With inclement weather wreaking havoc all over the world, not to mention political instabilities, the real world is too often scary enough that fiction doesn’t seem to come close. However, despite the real dangers we face, our human brains can’t help but invent terror. An early traumatic experience and misfires of brain chemicals can combine to produce fears that seem more urgent than the threats of a faraway dictator.
That’s the world we find ourselves in as the new series of American Horror Story begins. This time, the subtitle is Cult and while we get only the barest glimpse of one of those, we do get the horror. The episode begins, as the title indicates, on last year’s American presidential election night. We see reactions to the results from two different people, Ally (Sarah Paulson), a stereotypical white liberal, and Kai (Evan Peters), an…enthusiastic Trump supporter. He’s so enthusiastic, in fact, that he grinds some Cheetos into a fine powder, which he then smoothes onto his face, the better to look like his idol. This is after he humps his television in joy. Ally, on the other hand, is bereft and her viewing party is all shades of the Dave Chappelle/Chris Rock election night skit on last season’s SNL.
Ally is no better after election night. Her old fears, most notably coulrophobia and trypophobia, have come roaring back. The trypophobia mostly just makes her uncomfortable, but the coulrophobia—hoo, boy. She’s seeing menacing clowns everywhere. Coulrophobia isn’t that uncommon—stay tuned for Matthew’s review’s of It, a commonly cited cause of the phobia—but most people who are afraid of clowns don’t hallucinate them, as far as I know. And I don’t actually know if Ally is hallucinating them, but no one else seems to see them.
That includes her wife, Ivy (Alison Pill), with whom she shares a son, Oz (Cooper Dodson), and a restaurant, The Butchery on Main. The clown incidents really put a strain on their marriage, as it is more than a little difficult to cope when your partner is screaming that clowns were fornicating in the produce section. Or when she thinks that the perfectly nice dinner you prepared at your restaurant is a crumpet oozing blood.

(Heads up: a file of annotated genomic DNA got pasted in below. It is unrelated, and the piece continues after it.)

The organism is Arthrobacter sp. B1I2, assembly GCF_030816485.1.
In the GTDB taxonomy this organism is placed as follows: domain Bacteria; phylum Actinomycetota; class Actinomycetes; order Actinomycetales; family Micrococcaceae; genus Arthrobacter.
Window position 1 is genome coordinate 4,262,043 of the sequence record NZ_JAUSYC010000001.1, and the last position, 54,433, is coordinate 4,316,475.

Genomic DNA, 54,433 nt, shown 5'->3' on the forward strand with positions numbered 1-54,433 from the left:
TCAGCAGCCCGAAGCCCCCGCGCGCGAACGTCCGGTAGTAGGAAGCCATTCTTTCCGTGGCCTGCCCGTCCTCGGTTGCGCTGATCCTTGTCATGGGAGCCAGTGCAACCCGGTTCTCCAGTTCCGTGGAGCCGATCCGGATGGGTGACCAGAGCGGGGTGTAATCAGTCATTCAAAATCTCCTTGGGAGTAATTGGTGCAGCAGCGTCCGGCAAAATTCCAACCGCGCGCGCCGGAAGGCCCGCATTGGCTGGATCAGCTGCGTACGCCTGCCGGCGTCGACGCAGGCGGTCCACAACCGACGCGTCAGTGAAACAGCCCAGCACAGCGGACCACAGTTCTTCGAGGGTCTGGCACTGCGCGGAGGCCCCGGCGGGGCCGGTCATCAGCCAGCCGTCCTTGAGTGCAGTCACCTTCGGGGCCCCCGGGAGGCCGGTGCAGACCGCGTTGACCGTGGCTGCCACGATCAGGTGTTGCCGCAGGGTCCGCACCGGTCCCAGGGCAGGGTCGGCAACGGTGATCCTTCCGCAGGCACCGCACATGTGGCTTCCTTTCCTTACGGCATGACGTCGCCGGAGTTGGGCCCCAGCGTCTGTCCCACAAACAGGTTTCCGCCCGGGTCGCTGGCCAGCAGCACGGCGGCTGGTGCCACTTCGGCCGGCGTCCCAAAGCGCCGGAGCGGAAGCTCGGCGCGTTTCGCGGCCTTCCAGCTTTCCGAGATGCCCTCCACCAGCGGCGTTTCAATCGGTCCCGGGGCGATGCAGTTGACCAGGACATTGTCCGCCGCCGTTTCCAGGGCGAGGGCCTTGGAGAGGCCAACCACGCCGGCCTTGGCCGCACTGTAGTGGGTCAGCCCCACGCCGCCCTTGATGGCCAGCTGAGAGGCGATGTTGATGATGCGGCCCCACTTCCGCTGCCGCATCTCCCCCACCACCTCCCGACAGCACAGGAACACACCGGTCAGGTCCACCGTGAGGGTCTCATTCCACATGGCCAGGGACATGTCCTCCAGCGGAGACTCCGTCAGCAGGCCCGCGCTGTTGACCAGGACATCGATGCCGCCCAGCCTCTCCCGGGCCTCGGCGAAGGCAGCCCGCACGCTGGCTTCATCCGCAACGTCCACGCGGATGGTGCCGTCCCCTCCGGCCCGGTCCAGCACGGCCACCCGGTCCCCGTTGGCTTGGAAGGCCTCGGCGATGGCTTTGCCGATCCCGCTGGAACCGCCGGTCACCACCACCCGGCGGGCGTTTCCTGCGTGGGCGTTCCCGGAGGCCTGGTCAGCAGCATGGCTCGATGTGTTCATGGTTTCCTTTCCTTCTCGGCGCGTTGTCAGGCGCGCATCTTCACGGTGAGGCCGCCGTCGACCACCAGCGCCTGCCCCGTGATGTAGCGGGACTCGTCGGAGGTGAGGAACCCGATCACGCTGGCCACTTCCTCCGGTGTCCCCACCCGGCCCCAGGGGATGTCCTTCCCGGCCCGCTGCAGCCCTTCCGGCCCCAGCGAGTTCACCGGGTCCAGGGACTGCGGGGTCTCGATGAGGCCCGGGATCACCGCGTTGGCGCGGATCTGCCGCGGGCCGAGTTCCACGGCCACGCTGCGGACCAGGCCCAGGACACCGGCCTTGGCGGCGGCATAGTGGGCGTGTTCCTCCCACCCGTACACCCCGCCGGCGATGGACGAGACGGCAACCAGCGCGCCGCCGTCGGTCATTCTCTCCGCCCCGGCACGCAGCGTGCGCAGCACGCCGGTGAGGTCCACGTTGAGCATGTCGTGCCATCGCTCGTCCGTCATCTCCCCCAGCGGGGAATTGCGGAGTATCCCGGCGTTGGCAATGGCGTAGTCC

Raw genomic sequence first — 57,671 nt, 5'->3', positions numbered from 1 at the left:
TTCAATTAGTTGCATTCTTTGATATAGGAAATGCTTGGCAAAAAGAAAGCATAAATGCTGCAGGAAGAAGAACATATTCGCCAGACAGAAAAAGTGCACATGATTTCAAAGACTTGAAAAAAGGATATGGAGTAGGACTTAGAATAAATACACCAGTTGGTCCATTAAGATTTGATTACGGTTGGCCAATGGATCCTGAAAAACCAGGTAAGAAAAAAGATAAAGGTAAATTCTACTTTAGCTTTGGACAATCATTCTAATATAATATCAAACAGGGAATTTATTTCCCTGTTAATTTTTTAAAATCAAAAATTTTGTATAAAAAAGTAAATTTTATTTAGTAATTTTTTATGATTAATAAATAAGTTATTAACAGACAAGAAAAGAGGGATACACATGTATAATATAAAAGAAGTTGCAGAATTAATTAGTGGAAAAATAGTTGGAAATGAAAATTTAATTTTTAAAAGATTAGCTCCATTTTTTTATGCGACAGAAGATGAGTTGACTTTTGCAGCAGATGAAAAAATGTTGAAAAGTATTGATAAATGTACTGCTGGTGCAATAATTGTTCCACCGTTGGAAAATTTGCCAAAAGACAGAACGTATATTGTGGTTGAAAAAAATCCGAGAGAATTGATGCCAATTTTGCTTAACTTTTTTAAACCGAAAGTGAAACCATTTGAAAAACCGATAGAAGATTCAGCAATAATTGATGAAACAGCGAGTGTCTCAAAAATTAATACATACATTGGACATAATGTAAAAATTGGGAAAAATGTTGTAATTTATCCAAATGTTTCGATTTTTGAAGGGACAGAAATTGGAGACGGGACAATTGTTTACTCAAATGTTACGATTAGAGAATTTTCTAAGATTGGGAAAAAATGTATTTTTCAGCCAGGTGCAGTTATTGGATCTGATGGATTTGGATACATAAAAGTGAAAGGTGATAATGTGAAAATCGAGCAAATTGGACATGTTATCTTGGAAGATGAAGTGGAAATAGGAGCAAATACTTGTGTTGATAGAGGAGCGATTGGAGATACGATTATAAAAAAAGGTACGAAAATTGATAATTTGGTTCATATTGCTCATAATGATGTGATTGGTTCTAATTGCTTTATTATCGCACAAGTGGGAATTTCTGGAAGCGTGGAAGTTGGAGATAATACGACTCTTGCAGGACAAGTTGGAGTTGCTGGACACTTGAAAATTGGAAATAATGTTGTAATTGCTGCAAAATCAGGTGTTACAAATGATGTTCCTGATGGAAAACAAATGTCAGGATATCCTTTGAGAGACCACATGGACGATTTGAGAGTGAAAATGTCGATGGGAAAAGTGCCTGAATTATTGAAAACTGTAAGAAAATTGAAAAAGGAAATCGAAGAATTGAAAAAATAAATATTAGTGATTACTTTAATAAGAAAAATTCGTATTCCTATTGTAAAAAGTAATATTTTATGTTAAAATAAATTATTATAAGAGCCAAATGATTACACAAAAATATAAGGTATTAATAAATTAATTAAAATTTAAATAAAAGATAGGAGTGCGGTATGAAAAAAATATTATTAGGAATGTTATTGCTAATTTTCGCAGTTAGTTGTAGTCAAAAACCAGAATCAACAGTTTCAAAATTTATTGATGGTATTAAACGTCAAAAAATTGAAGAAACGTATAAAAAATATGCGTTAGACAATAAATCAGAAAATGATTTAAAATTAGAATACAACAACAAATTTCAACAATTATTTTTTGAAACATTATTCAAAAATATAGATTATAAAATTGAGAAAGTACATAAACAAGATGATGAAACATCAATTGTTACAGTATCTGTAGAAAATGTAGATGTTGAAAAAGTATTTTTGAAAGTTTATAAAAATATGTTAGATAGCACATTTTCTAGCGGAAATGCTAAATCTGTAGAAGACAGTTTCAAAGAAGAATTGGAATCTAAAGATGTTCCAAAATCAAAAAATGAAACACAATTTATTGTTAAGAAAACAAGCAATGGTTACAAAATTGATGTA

At least Ivy’s gotten her to go to the restaurant, though. That involved hiring a babysitter and they choose Winter (Billie Lourd), a college student who says all the right liberal things in her interview. They don’t know that she’s under the thrall of her brother, Kai, who’s enlisted her as the first member of his cult.
Meanwhile, he’s quite the busy little bee himself, as he makes an appearance at a city council meeting chaired by Ivy and Ally’s friend, Mr. Chang (Tim Kang), to argue against placing security at threatened Jewish community centers. Instead, he thinks that the city should allow the centers to be blown up. When he’s predictably rebuffed, he wanders away, telling Chang that “[T]here’s nothing more dangerous in this world than a humiliated man.” He also provokes a beating from a group of Latino men, which someone—Winter?—films on a phone. It’s not hard to imagine the optics of that or the headlines—Innocent Man Beaten by Thugs will likely be one of the milder choices. I’m sure whoever was filming cut out the part where Kai lobbed a urine-filled condom at the men.
Meanwhile, Winter is at work at the Mayfair-Richards home, attempting to inoculate Oz to violence by showing him graphic videos on the internet. Having found his childish version of contraband—a Twisty the Clown comic that is not doing wonders for his mom’s mental health—she encourages the idea of the scary killer clown as well. (John Carroll Lynch also reprises his role as Twisty, seen in a recreation of a storyline from the comic taking out an unlucky lover’s lane couple.)
Then the clowns come. Piling out of an ice cream truck, a coterie of scary clowns enters the Changs’ home across the street. Winter takes Oz over there and gives him a boost to the window, where he sees his neighbors being slaughtered. Or does he? Winter dismisses his claims to his moms as hysteria brought on by the illicit comic book, but we know that she’s not on the up and up. Then again, no one else has seen the clowns but Ally. So whom do we believe? It seems unlikely that there’s a crew of murdering clowns out there, but then again, less than a month ago, a protest by a gathering of clean-cut young men toting backyard party lights devolved into chaos that ended in a death. And that was real life. So why should we expect less from fiction?
8/10 – This was a pretty strong debut for this season, especially the city council scene. Although parts of it were mired in silliness—see also: Cheetos facial—as is typical of AHS, it’ll be fun to watch them play with horror movie tropes this season, especially with the real life issues they’re injecting. Then again, as real life offers no lack of horror stories these days, it’ll also be interesting to see how they try to make fiction scarier.